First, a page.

Chinese government officials to ration pork or encourage people to buy chicken and other meats
instead.
Between May and July, Chinese imports of pork, chicken, beef and sheep meat jumped nearly
70%, totaling more than $5 billion in value, pushing up meat prices around the world. The
United Nations Food and Agriculture Organization’s global meat price index, which takes in
price movements of beef, sheep meat, pork and poultry, has climbed 10% this year to its highest
level since early 2015.
You may also like
Up Next
U.S. Farmers on China Tariffs: ‘This Isn’t Just a Chess Match’
The trade war with China is putting a strain on the U.S. agriculture industry. WSJ’s Jason Bellini
sat down with a group of farmers from the corn, beef, soybean, and dairy industries to hear how
tariffs are affecting their businesses.
In Brazil, Beijing officials recently approved an additional 25 meat processing factories to export
meat to China, increasing the number of export-certified Brazilian meat plants to 89—including
a donkey-processing facility—according to a statement by the Brazil’s Ministry of Agriculture,
Livestock and Supply.
BRF SA, BRFS +0.54% one of Brazil’s largest meat processors and poultry exporters, is
increasing export capacity of pork and chicken by about 30% in part to meet Chinese demand
while keeping the local market supplied.
How will China’s meat-buying affect U.S. consumers?
Chinese importers are looking to buy three times the amount of meat they usually purchase, said
Patricio Rohner, BRF’s international vice president. Brazilian consumers are paying more for
chicken as a result and further price increases are possible, he said.
In neighboring Argentina, where many consider beef a way of life, some locals are going without
the red meat as prices surge. A combination of inflation and soaring exports to China—beef
shipments more than doubled this year, while poultry climbed 68%—have pushed steak prices
51% higher compared with a year ago, according to industry data.
A customer buying poultry at a market stall in Beijing this year. Chinese imports of pork,
chicken, beef and sheep meat rose nearly 70% between May and July. Photo: Gilles
Sabrie/Bloomberg News
At Café Anselmo, a restaurant in Buenos Aires’ historic San Telmo neighborhood, menu prices
for sirloin steaks and milanesa are one-fifth higher than they were at the beginning of the year,
said manager Amorina Orosco. Some residents are buying less meat, and “all of us expect the
prices are going to increase,” she said.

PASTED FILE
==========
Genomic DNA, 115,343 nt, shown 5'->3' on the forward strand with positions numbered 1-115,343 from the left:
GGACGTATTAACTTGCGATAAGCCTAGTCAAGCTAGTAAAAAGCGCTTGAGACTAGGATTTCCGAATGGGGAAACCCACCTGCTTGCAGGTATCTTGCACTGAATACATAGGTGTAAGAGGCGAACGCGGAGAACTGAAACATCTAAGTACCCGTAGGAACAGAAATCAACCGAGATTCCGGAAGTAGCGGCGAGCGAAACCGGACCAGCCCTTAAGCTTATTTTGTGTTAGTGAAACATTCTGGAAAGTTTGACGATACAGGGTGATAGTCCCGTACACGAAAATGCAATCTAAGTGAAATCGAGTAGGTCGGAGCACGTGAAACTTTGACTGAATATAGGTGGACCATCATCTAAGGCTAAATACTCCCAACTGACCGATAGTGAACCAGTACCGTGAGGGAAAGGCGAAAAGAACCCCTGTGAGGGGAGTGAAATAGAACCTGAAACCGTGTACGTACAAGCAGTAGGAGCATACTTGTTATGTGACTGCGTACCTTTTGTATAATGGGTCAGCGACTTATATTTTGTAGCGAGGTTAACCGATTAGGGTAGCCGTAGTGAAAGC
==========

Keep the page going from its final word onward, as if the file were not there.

ElPozo Alimentación SA, one of Spain’s largest pork companies, is making decisions about how
much of the meat to supply to domestic markets and what to send to China, where it can get
more money. In Spain, even cheaper cuts of meat—such as pig trotters—are disappearing from
the local market because they can be sold for much more in China, said John Hickin, regional
sales director in Asia for ElPozo.
Simon Linke, an export manager at trading firm Samex Australian Meat Co., said Chinese
buyers are outcompeting U.S. and Middle Eastern importers to lock up Australia’s meat supplies.
In North Sydney, Australia, Tender Gourmet Butchery is feeling the effects of China’s hunger
for meat. Store manager Ron Bergan said lamb has become so expensive that the store can’t pass
all its cost increases on to customers without losing sales.
Instead, he said, the store is reducing its profits. He is selling lamb cutlets for about $20.29 a
pound—roughly 10% more than a year ago.
“Nothing is easy in the meat industry,” said Mr. Bergan, noting that domestic supplies had
already been tight after droughts reduced the size of Australian cow and sheep herds.
Inside the Decline of Sears, the Amazon of the
20th Century; The latest sign of trouble for the
retail icon comes from manufacturers
demanding early payment and withholding
products
Kapner, Suzanne . Wall Street Journal (Online) ; New York, N.Y. [New York, N.Y]31 Oct 2017: n/a.
ProQuest document link
FULL TEXT
Shoppers hunting for this holiday season’s hot toy, the L.O.L. Surprise, may have trouble finding it at Sears or
Kmart stores. Worried about the financial health of the retail chains, the company that makes the toy, a ball that